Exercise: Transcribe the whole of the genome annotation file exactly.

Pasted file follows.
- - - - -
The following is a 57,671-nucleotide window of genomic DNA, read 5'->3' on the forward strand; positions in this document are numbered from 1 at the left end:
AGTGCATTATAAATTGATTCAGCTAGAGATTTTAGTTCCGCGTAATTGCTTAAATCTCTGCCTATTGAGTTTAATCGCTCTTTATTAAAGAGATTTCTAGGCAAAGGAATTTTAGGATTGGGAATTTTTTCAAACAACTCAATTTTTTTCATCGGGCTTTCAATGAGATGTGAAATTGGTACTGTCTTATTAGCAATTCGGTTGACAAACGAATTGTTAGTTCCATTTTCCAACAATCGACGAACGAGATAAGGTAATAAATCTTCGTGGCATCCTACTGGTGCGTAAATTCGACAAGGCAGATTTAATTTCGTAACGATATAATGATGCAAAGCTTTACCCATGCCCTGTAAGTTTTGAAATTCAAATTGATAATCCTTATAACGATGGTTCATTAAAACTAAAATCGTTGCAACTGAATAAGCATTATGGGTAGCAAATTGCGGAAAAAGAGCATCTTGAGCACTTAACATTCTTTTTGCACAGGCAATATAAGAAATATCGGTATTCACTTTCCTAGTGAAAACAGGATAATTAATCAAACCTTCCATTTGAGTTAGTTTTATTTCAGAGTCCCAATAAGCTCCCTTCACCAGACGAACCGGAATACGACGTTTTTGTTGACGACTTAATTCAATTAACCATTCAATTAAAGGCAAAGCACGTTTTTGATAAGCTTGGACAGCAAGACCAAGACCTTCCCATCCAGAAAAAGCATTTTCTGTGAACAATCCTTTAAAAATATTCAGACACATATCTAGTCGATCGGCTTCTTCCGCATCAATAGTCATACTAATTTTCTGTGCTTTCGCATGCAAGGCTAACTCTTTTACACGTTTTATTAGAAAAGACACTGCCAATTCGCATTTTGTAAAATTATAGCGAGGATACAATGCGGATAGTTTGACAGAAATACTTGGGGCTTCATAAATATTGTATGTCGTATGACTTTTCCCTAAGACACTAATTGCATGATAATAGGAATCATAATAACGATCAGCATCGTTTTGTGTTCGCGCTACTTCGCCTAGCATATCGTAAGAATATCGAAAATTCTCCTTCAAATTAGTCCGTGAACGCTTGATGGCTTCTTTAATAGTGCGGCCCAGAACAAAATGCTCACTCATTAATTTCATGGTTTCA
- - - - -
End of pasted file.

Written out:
The following is a 57,671-nucleotide window of genomic DNA, read 5'->3' on the forward strand; positions in this document are numbered from 1 at the left end:
AGTGCATTATAAATTGATTCAGCTAGAGATTTTAGTTCCGCGTAATTGCTTAAATCTCTGCCTATTGAGTTTAATCGCTCTTTATTAAAGAGATTTCTAGGCAAAGGAATTTTAGGATTGGGAATTTTTTCAAACAACTCAATTTTTTTCATCGGGCTTTCAATGAGATGTGAAATTGGTACTGTCTTATTAGCAATTCGGTTGACAAACGAATTGTTAGTTCCATTTTCCAACAATCGACGAACGAGATAAGGTAATAAATCTTCGTGGCATCCTACTGGTGCGTAAATTCGACAAGGCAGATTTAATTTCGTAACGATATAATGATGCAAAGCTTTACCCATGCCCTGTAAGTTTTGAAATTCAAATTGATAATCCTTATAACGATGGTTCATTAAAACTAAAATCGTTGCAACTGAATAAGCATTATGGGTAGCAAATTGCGGAAAAAGAGCATCTTGAGCACTTAACATTCTTTTTGCACAGGCAATATAAGAAATATCGGTATTCACTTTCCTAGTGAAAACAGGATAATTAATCAAACCTTCCATTTGAGTTAGTTTTATTTCAGAGTCCCAATAAGCTCCCTTCACCAGACGAACCGGAATACGACGTTTTTGTTGACGACTTAATTCAATTAACCATTCAATTAAAGGCAAAGCACGTTTTTGATAAGCTTGGACAGCAAGACCAAGACCTTCCCATCCAGAAAAAGCATTTTCTGTGAACAATCCTTTAAAAATATTCAGACACATATCTAGTCGATCGGCTTCTTCCGCATCAATAGTCATACTAATTTTCTGTGCTTTCGCATGCAAGGCTAACTCTTTTACACGTTTTATTAGAAAAGACACTGCCAATTCGCATTTTGTAAAATTATAGCGAGGATACAATGCGGATAGTTTGACAGAAATACTTGGGGCTTCATAAATATTGTATGTCGTATGACTTTTCCCTAAGACACTAATTGCATGATAATAGGAATCATAATAACGATCAGCATCGTTTTGTGTTCGCGCTACTTCGCCTAGCATATCGTAAGAATATCGAAAATTCTCCTTCAAATTAGTCCGTGAACGCTTGATGGCTTCTTTAATAGTGCGGCCCAGAACAAAATGCTCACTCATTAATTTCATGGTTTCA